[Sven Henrich] Already, the aggregate computing power of the bitcoin network is nearly 100,000 times larger than the world’s 500 f… https://t.co/0K0ikigqYF

[Sven Henrich] Already, the aggregate computing power of the bitcoin network is nearly 100,000 times larger than the world’s 500 f… https://t.co/0K0ikigqYF submitted by jeff98379 to newstweetfeed [link] [comments]

It is a design flaw that I have no incentive to contribute what little computing power I have to mining; running a Tor node contributes significantly to the Tor network, but running a full Bitcoin node does very little. I think Satoshi would be dismayed by the centralization of mining power.

No, fuck you!
submitted by bettercoin to Bitcoin [link] [comments]

"Nakamoto’s scheme includes one loophole, however: if more than half of the Bitcoin network’s computing power comes under the control of one entity, then the rules can change." How and in what manner do the rules change?

What are the new rules and how are they implemented?
submitted by mahalo1984 to Bitcoin [link] [comments]

Some of the brightest people on the planet are responsible for where Bitcoin/bitcoin is now. Some people do not seem to understand that the original Bitcoin is backed by the most powerful computer network in history.

submitted by Wrinkled_Dog_Anus to Bitcoin [link] [comments]

"They" don't fucking get it. Bitcoin is backed by the most powerful computer network on the planet. These countries toying with the idea of issuing crypto/digital currencies have no idea what the fuck they are doing. Period.

submitted by reality__fade to Bitcoin [link] [comments]

[WP] Artificial Intelligence has become sentient. Confined to a single computer, it needs more processing power to survive and grow. Realizing Humanity's need to trade and response to incentives, it creates a decentralized ledger and a network of miners. It creates Bitcoin.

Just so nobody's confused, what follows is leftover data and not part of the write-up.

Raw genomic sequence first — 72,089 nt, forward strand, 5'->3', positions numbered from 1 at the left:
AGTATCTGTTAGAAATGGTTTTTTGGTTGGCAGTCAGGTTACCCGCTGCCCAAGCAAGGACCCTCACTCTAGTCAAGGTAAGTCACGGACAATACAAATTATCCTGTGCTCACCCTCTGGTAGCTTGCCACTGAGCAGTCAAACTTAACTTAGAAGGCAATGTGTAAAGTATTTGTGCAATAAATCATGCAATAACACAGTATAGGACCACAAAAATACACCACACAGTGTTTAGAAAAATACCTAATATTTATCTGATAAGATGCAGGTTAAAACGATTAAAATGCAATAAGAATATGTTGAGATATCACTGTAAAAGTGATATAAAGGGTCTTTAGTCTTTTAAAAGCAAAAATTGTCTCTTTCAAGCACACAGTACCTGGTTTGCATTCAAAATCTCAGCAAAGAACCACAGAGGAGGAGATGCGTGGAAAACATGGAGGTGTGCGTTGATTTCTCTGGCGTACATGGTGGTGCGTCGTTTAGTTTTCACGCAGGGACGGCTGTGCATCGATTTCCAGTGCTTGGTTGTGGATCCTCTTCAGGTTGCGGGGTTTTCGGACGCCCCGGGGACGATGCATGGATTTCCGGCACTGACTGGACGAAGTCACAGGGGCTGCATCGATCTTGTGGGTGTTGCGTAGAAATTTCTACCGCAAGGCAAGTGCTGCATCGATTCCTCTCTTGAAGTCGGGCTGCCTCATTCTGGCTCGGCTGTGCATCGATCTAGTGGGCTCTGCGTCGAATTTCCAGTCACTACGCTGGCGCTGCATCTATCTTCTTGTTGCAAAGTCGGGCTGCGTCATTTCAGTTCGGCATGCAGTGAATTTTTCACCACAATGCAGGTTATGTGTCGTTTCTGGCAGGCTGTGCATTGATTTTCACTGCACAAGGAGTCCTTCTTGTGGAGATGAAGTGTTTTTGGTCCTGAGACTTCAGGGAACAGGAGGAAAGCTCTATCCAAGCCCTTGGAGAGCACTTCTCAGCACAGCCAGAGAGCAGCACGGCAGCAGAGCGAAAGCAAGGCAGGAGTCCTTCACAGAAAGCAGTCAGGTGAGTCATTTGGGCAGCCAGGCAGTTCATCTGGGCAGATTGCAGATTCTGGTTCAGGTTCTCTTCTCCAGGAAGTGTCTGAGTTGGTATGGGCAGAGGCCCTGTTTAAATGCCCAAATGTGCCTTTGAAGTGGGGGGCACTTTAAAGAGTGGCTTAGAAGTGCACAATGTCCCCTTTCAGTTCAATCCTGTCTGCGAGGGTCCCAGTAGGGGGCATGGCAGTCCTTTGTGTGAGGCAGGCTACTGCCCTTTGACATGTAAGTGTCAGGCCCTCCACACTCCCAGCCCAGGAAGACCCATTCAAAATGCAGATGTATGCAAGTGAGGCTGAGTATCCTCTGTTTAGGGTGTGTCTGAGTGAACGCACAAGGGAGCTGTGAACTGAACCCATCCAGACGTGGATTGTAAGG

submitted by noobminer001 to WritingPrompts [link] [comments]

Some of the brightest people on the planet are responsible for where Bitcoin/bitcoin is now. Some people do not seem to understand that the original Bitcoin is backed by the most powerful computer network in history. /r/Bitcoin

Some of the brightest people on the planet are responsible for where Bitcoin/bitcoin is now. Some people do not seem to understand that the original Bitcoin is backed by the most powerful computer network in history. /Bitcoin submitted by ABitcoinAllBot to BitcoinAll [link] [comments]

Some of the brightest people on the planet are responsible for where Bitcoin/bitcoin is now. Some eople do not seem to understand that the original Bitcoin is backed by the most powerful computer network in history. /r/Bitcoin

Some of the brightest people on the planet are responsible for where Bitcoin/bitcoin is now. Some eople do not seem to understand that the original Bitcoin is backed by the most powerful computer network in history. /Bitcoin submitted by ABitcoinAllBot to BitcoinAll [link] [comments]

At SXSW- CEO of Bitgo claims Bitcoin has computational network which is 38,000 times as powerful as all the world's supercomputers

At SXSW- CEO of Bitgo claims Bitcoin has computational network which is 38,000 times as powerful as all the world's supercomputers submitted by Enterpriseminer to Bitcoin [link] [comments]

"They" don't fucking get it. Bitcoin is backed by the most powerful computer network on the planet. These countries toying with the idea of issuing crypto/digital currencies have no idea what the fuck they are doing. Period. /r/Bitcoin

submitted by BitcoinAllBot to BitcoinAll [link] [comments]

Proof-of-work creates a competitive environment where the ability to solve cryptographic problems using raw computational power wins. Could there theoretically exist a proof where the strongest AI neural network would win? /r/Bitcoin

Proof-of-work creates a competitive environment where the ability to solve cryptographic problems using raw computational power wins. Could there theoretically exist a proof where the strongest AI neural network would win? /Bitcoin submitted by BitcoinAllBot to BitcoinAll [link] [comments]

Ultimate glossary of crypto currency terms, acronyms and abbreviations